Today’s post comes from my friend Jade Bennett over at Jade Bennett Writes. Who also, if you hadn’t heard, launched her IndieGoGo campaign today!  She’s aiming to raise money to self-publish her first novel Mechanics of Magic, the first in a series titled Mechanical Maladies.  Check her out, and if you support her cause, please donate or share her IndieGoGo page!  Thanks, everyone!

Now, about Writing Life.

I’ve spoken on the topic of saying what you mean to say, how you mean to say it, multiple times, and this post isn’t going to change that tune.  I’ve been asked by several people why I choose to portray controversial subjects in my writing, how I approach those topics, and how I deal with the “backlash.”

Truth?  I’ve never really had any backlash.  I own what I write, and if people don’t like it, they can go complain on the internet.  (You know, like I do all the time.  You guys know.  =P)  If something means a lot to you, and you want to put that down on paper, that’s your call.  Gaining the courage to show the world is an entirely different matter.

Let’s face it: a stranger’s opinion is the difference between the cost of one book in our pocket and one less digit on our sales sheet, and that’s big.  But not as big as how we feel about, say, our mother reading that gay romance novel we wrote, chock full of drug abuse, rape, and our main character’s struggle to get by in an anti-equality society.  Or our father running across our heart-rending essays on teen suicide or our flash fiction about parental alcoholism.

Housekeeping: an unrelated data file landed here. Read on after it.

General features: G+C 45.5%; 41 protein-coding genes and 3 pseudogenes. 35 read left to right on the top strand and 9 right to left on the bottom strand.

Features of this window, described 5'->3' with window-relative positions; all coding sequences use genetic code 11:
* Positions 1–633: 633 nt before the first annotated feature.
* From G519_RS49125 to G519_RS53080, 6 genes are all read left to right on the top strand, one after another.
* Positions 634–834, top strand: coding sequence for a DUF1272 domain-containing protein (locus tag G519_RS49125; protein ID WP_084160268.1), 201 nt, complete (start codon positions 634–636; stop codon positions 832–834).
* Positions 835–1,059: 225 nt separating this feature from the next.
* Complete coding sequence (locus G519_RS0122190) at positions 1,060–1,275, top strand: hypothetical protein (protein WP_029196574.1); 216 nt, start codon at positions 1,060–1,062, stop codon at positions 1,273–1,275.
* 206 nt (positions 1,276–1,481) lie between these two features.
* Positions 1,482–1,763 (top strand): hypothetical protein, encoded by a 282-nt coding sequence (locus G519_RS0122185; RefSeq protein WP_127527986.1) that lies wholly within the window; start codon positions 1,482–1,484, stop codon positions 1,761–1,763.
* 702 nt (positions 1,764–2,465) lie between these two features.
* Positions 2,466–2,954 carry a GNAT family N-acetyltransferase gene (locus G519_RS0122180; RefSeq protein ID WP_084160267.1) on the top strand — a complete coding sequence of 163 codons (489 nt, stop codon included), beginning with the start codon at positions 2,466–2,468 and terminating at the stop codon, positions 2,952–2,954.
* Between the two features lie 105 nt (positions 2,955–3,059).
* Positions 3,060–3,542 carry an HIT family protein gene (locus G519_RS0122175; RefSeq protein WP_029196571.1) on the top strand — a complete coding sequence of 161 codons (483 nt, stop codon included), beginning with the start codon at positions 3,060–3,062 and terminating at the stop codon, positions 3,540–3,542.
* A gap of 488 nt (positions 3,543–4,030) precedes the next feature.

It doesn’t matter.  I swear to you, write what you’re passionate about.  It may not be pretty and it may cause some controversy, but that’s okay.  Our modern world was built on controversy.  Voices rise and things change, but if we keep silent, we’re stagnant.  Even if it’s in your fiction, in a small, indirect way, say what you mean.  Even if it’s through your characters in a fictional realm on a fictional planet, address those things that call to your heart because only you can say them the way you intend them to be said.

Stand up.  Your friends and families will judge you.  Strangers will judge you.  But at least you can say that you stood for something.  So few people see what courage there is in writing fiction.

Be blunt.  You don’t have to be crass, but be honest.  If it’s not honesty from your perspective, be honest from an opposite perspective.  Fiction always displays at least two sides, if not always evenly.

Moral of the story?  Don’t be afraid to write about the hard things in life.  Your family may not approve, but you’ll be a voice for so many people who stand beside you.   More than you might realize.  Don’t let fear silence you. <3